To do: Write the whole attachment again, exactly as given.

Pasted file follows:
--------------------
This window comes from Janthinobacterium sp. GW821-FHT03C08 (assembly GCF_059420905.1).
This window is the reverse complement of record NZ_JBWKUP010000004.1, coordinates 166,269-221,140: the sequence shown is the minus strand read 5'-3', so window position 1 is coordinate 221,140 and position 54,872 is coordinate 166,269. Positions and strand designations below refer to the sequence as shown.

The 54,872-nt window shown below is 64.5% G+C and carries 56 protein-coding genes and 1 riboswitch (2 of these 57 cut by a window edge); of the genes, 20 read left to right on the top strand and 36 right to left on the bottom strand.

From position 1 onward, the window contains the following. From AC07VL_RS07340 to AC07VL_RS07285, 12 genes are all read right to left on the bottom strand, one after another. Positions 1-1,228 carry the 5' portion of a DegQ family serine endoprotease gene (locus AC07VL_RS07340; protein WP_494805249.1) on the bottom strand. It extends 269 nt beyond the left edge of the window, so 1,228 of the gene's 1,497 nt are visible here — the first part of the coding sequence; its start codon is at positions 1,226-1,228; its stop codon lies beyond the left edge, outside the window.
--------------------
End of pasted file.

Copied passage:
This window comes from Janthinobacterium sp. GW821-FHT03C08 (assembly GCF_059420905.1).
This window is the reverse complement of record NZ_JBWKUP010000004.1, coordinates 166,269-221,140: the sequence shown is the minus strand read 5'-3', so window position 1 is coordinate 221,140 and position 54,872 is coordinate 166,269. Positions and strand designations below refer to the sequence as shown.

The 54,872-nt window shown below is 64.5% G+C and carries 56 protein-coding genes and 1 riboswitch (2 of these 57 cut by a window edge); of the genes, 20 read left to right on the top strand and 36 right to left on the bottom strand.

From position 1 onward, the window contains the following. From AC07VL_RS07340 to AC07VL_RS07285, 12 genes are all read right to left on the bottom strand, one after another. Positions 1-1,228 carry the 5' portion of a DegQ family serine endoprotease gene (locus AC07VL_RS07340; protein WP_494805249.1) on the bottom strand. It extends 269 nt beyond the left edge of the window, so 1,228 of the gene's 1,497 nt are visible here — the first part of the coding sequence; its start codon is at positions 1,226-1,228; its stop codon lies beyond the left edge, outside the window.